Because we move in patterns, our bodies favor the use of certain muscles groups over others. This is no different for the muscles which help us breath. When the secondary breathing muscles overwork they become tight, short, and inflexible. These are the muscles that we’ll want to lengthen via self myofascial release then follow it with static stretching.
Below are the muscles we’ll want to focus on for chest breathing.
- Rolling or self-applied pressure using self-myofascial release for 30-60 seconds each
- Stretch or lengthen each for 30-60 seconds each
- Latissimus Dorsi
Correcting Underactive Muscles
As mentioned above, pain in the body is commonly caused when how we move forces certain muscles to work overtime while other muscles become lazy and don’t want to function. We’ll need to wake up these lazy muscles through isolated strength movements. The diaphragm and transverse abdominus are often the lazy guys in this scenario.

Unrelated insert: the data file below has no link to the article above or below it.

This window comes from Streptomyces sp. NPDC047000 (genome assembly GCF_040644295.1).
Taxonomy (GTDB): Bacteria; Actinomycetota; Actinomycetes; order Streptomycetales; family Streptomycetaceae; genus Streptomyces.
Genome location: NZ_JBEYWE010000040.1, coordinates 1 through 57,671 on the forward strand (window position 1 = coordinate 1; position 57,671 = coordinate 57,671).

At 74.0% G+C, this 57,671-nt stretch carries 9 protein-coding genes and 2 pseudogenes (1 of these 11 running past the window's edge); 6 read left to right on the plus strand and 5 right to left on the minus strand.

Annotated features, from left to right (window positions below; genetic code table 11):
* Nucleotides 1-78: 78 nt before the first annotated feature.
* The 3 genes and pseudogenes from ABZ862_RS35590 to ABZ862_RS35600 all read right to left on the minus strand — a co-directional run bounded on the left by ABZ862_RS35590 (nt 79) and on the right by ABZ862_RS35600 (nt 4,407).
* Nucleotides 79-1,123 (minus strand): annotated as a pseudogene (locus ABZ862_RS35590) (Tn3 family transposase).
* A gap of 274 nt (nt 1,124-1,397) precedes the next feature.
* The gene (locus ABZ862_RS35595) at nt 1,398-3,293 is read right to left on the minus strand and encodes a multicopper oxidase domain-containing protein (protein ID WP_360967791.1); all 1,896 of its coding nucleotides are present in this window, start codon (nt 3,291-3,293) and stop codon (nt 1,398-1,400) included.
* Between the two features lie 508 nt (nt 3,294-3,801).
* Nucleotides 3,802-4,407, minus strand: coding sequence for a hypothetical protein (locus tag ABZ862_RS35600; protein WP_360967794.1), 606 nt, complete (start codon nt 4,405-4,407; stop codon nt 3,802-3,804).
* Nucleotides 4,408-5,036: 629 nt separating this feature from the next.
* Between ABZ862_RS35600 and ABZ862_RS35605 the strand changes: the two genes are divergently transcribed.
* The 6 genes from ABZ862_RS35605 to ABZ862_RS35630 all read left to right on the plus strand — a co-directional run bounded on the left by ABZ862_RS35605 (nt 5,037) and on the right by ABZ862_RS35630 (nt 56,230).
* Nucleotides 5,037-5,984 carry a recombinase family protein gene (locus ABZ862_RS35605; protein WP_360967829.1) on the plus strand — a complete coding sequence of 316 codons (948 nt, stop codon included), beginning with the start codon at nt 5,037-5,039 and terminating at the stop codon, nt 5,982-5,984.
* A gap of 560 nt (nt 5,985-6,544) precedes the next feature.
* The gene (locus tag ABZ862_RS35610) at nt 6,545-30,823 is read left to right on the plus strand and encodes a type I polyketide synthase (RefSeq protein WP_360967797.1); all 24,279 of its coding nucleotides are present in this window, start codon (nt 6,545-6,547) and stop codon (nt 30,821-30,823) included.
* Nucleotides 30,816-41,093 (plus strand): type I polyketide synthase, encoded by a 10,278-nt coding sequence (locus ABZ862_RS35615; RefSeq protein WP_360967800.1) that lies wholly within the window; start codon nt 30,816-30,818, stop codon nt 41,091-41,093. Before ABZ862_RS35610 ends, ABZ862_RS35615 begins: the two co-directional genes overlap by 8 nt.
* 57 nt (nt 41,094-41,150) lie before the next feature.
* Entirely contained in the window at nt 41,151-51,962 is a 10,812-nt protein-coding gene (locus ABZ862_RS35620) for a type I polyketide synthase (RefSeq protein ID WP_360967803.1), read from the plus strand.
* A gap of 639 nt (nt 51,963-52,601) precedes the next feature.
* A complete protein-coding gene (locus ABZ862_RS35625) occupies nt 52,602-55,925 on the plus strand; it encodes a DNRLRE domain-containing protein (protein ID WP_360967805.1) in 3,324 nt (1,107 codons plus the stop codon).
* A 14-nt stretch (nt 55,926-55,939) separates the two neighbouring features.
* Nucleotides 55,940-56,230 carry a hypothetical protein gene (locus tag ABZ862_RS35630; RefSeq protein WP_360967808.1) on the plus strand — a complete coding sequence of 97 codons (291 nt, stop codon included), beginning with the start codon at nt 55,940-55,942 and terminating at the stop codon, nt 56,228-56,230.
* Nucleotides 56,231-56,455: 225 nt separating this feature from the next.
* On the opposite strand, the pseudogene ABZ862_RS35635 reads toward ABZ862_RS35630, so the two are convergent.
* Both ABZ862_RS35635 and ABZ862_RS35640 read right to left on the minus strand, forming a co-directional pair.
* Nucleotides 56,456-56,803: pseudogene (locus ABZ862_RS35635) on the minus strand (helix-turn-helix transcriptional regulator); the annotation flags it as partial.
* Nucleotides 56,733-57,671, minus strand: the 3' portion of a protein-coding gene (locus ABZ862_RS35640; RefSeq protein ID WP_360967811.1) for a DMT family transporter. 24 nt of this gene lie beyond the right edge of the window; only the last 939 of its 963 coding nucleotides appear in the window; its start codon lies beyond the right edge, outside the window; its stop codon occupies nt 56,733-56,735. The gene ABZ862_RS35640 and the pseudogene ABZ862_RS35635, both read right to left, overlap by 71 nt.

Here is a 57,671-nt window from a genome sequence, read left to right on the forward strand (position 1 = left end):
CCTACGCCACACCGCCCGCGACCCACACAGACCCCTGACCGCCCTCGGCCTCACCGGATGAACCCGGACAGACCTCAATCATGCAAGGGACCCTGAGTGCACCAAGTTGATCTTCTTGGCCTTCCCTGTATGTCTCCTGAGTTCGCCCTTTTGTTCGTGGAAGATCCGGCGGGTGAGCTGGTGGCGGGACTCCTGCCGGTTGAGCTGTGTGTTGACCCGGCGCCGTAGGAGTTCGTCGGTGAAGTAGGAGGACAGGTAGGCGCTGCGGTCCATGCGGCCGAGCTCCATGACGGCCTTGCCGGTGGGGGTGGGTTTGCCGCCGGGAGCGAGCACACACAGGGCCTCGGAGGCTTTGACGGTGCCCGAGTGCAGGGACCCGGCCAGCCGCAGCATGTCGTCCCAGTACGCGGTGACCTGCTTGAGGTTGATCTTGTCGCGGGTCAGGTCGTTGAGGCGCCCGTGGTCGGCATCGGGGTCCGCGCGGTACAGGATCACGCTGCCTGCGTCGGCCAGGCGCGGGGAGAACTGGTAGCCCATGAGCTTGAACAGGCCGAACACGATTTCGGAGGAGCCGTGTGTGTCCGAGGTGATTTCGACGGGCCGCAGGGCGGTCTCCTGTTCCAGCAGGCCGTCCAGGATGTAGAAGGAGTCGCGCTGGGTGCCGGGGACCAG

- 2 sets on each muscle group 10-15 reps using a slow opening of the muscle, isolated hold at the bottom of the movement, followed by a controlled shortening of the muscle.
- 3D Breathing for the Inner core (diaphragm, transversus abdominis, internal obliques, multifidus, pelvic floor)
- Oblique crunches
- Split stance band rotations
Now that you know which muscles are typically underactive and overactive, let’s put it all together for you. Watch the video HERE for a step-by-step breakdown on how to target each of these areas. Before you get started make sure you have a foam roller, stability ball and exercise band handy.
Start off by applying the techniques three times a week and build from there. Every so often reassess your posture and see how far you’ve progressed. Soon you’ll start to see noticeable changes in your body position and mobility.